In trying to explain Bohr's approach, Bohm became dissatisfied with it. "The whole idea of science so far has been to say that underlying the phenomenon is some reality which explains things," he explained. "It was not that Bohr denied reality, but he said quantum mechanics implied there was nothing more that could be said about it." Such a view, Bohm decided, reduced quantum mechanics to "a system of formulas that we use to make predictions or to control things technologically. I said, that's not enough. I don't think I would be very interested in science if that were afl there was." In 1952 Bohm defied Bohr's prohibition against hidden-variable explanations in a classic two-part paper in Physical Review entitled "A suggested interpretation of the quantum theory in terms of 'hidden' variables". He proposed that particles are indeed particles-and at afl times, not just when they are observed. Their behaviour is determined by an unusual field or wave consisting both of classical versions of forces such as electromagnetism and an entirely new force-which Bohm called the quantum potential-that is responsible for nonclassical effects. The positions of particles in tum serve as the hidden variables determining the nature of the pilot wave. Bohm's interpretation was causal, or deterministic. Particles always had a distinct position and velocity, but any effort to measure these properties precisely would destroy information about them by physically altering the pilot wave. Bohm gave the uncertainty principle a purely physical rather than metaphysical meaning. Bohr had interpreted the uncertainty pn'nciple, Bohm explained, as meaning "not that there is uncertainty, but that there is an inherent ambiguity" in a quantum sv'tem. Bohm sent out preprints of the paper and was quickly informed that his interpretation was an old one, proposed 25 years earlier by Louis de Broglie. De Broglie had abandoned the pilot-wave concept after Wolfgang Pauli pointed out that, when applied to systems involving more than one particle, it led to "some very strange behaviour" This strange behaviour referred to by Pauli, Bohm realised, was nonlocality. Actually, nonlocality was a feature intrinsic to all quantum theories, not just Bohm's. Einstein had demonstrated this fact back in 1935 in an effort to show that quantum mechanics must be flawed. Working together with Boris Podolsky and Nathan Rosen at Princeton, Einstein proposed a thought experiment involving rwo particles that spring from a common source and fly in opposite directions. According to the standard model of quantum mechanics, neither particle has a definite position or momentum before it is measured; but by measuring the momentum of one particle, the physicist instantaneously forces the other particle to assume a fixed position-even if it is on the other side of the Galaxy. Deriding this effect as "spooky action at a distance", Einstein argued that it violated both common sense and the theory of relativity, which prohibits the propagation of effects faster than the speed of light-I quantum mechanics must be an incomplete theory. Perhaps because he had always had a holistic view of reality, Bohm was not disturbed by nonlocality. "I must have tacitly been feeling all along that quantum mechanics was nonlocal," he said. In Quantum Theory, Bohm even suggested an experiment that could demonstrate nonlocaliry more clearly and easily than the one proposed by Einstein, Podoisky and Rosen. Bohm called for measuring not the momentum and position of rwo particles from a common source but rather their spin. Bohm's spin experiment became the basis for a brilliant mathematical proof bv Bell in 1964 showing that no local hidden-variable theory could replicate the predictions of quantum mechanics. In 1982, a group led bN, the French physicist Alain Aspect at the University of Paris-South, carried out Bohm's experiment, demonstrating once and for all that quantum mechanics does indeed require spooky action. (The reason that nonlocality does not violate the theory of relativity is that one cannot exploit it to transmit infon-nation faster than light or instantaneously.) Bohm said he never had any doubts about the outcome of the experiment: 'it would have been a terrific surprise to find out otherwise." Ironically, Bell's theorem and the Aspect experiment were widely thought to rule out all hidden-variable theories, including Bohm's. It was Bell who pointed out years later that Bohm's theory, since it was nonlocal, was not ruled out by his theorem. According to Bohm's model, nonlocality was mediated through the pilot wave: any localised physical act, such as the measurement of a particle, would instantaneously alter the shape of the entire pilot wave, affecting all particles under its influence. Bohm continued to develop the pilot-wave theory through the 1980s with the help of collaborators such as Hiley. In its latest version, the Bohmian pilot wave is quite distinct from the one posited by de Broglie. De Broglie conceived of the pilot wave as a kind of mechanical force which pushed particles this way and that through the transmission of energy. Bohm's pilot wave is more subtle: it guides particles not through its amplitude but through its form-much as the form rather than the amplitude of a flight-controller's radio transmission controls a plane's behaviour. The wave's abuity to influence particles therefore does not diminish with distance, as classical waves do. In the last decade, Bohm also became absorbed in another perennial puzzle: why quantum effects are generally lim ited to very small-scale phenomena. Two recent efforts to explain this mystery left him unimpressed. One of these, proposed by Gian Carlo Ghirardi of the University of Trieste and others, holds that as a quantum entity propagates through space, its multiple, possible states converge into a single state that behaves in a classical way. Roger Penrose of the University of Oxford presented another possibility in his book The Emperor's New Mind: quantum effects disappear in systems containing so much mass that gravity-which is usually negligible at subatomic scales-becomes a factor. Bohm favoured what he felt was a much simpler explanation: heat. Various lines of evidence-notably the fact that superconductivity, which relies on quantum effects, occurs only at very low temperatures-suggest that thermal energy swamps quantum effects. To completely resolve the issue of the limits of quantum effects, Bohm contended that: "It would be required to connect thermodynamics and quantum mechanics in a deep ftindamental way rather than the present superficial way, which is that you start with quantum mechanics and then apply statistics. It may be that thermal properties are just as essential as quantum properties, or there's something deeper than both." To arrive at such a theory, physicists might need to jettison some basic assumptions about the organisation of nature. "Fundamental notions like order and structure condition our thinking unconsciously, and new kinds of theories depend on new kinds of order," he said. During the Enlightenment, he noted, thinkers such as Rene Descartes and Isaac Newton replaced the ancients' concept of order with a mechanistic view. Although the advent of relativity and other theories has brought about modifications in this order, Bohm said, "the basic idea is still the same: a mechanical order described by coordinates". Bohm himself began formulating what he called the implicate order several decades ago. His ideas were inspired in part by a simple experiment he saw on television, in which a drop of ink was squeezed onto a cylinder of glycerine. When the cylinder rotated, the ink diffused through the glycerine in an apparently irreversible fashion; its order seemed to have disintegrated. But when the direction of rotation was reversed, the ink gathered into a drop again. Bohm made this simple experiment into a metaphor for au of reality. Underlying the apparently chaotic realm of physical appearances-the explicate order-there is always a deeper, implicate order that is often hidden. Applying this concept to the quantum realm, Bohm proposed that the implicate order is the quantum potential, a field consisting of an infinite number of fluctuating waves. The overlapping of these waves generates what appear to us as particles: these constitute the explicate order. Even such seemingly fundamental conceprs as space and time may be merely explicate manifestations of some "nonlocal, deeper implicate order', according to Bohm. Bohm hoped the implicate order could even point the way to a resolution of that perennial conundrum of philosophy, the mind-matter problem. His belief was based on hints and rough analogies rather than on any concrete evidence. For example, he compared the way a pilot wave guides a particle to the way thought guides Ehe movements of a dancer. "The movement of the body is coming from thought, and the movement of the eleciron Ls coming from something very subtle, this wave. So there are similarities, which should make it possible to relate them."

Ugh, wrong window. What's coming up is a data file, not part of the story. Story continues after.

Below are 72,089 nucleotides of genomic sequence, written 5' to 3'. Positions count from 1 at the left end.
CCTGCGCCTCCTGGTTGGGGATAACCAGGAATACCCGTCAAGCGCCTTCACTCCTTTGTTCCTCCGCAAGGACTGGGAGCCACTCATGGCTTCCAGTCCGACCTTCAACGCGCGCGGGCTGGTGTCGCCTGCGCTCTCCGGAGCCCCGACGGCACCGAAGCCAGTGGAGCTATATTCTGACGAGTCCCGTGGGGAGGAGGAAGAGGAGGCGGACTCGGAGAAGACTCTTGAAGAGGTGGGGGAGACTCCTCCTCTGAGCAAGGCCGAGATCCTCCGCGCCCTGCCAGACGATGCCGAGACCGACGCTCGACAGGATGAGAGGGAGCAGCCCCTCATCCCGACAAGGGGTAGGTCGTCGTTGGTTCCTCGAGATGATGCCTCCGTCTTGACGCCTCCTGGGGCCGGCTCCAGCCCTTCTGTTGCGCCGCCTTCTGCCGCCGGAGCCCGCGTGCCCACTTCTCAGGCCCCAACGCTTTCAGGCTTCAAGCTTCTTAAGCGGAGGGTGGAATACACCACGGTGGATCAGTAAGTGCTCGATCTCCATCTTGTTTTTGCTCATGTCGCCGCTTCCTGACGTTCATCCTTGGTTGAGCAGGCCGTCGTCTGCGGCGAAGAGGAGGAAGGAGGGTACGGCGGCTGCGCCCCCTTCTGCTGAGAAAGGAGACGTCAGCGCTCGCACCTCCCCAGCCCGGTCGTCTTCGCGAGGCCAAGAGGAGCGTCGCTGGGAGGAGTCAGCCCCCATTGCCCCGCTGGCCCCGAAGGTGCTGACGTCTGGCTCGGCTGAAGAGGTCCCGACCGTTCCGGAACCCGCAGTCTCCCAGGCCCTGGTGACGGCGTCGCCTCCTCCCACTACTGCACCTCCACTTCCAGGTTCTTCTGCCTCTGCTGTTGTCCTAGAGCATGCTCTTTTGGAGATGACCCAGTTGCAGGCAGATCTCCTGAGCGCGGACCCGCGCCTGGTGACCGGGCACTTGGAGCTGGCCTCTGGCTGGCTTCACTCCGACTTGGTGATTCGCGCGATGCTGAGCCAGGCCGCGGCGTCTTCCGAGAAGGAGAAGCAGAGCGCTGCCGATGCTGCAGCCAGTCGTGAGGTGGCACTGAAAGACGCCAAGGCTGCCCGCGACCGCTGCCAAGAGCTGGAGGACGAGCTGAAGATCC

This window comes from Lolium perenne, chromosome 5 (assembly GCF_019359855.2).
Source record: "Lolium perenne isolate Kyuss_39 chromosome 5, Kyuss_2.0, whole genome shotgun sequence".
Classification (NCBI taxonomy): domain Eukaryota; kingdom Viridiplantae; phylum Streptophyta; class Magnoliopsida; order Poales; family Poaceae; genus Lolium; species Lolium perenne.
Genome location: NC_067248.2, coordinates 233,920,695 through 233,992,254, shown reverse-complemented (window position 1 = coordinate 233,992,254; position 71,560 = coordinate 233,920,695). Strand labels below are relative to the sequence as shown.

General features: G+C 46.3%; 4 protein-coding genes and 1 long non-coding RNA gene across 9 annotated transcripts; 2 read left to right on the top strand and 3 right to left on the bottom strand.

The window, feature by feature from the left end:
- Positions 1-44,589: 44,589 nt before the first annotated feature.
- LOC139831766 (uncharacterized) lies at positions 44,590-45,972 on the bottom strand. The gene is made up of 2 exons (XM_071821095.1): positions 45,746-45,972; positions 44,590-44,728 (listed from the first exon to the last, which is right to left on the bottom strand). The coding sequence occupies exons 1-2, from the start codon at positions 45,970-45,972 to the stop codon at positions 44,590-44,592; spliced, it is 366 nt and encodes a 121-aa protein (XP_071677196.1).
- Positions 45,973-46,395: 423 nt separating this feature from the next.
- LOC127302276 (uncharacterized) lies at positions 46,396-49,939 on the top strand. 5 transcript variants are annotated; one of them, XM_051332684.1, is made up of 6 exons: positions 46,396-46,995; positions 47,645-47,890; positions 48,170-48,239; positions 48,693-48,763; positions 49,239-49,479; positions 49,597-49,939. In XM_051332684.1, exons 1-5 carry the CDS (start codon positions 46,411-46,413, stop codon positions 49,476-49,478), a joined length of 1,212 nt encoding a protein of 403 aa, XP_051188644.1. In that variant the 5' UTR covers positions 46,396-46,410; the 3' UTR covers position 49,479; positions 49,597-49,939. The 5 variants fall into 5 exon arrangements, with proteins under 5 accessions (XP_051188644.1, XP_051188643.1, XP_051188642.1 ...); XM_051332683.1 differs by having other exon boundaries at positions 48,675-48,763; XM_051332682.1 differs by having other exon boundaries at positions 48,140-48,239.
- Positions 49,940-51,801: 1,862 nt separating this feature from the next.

Krishnamurti and David Bohm discuss the observer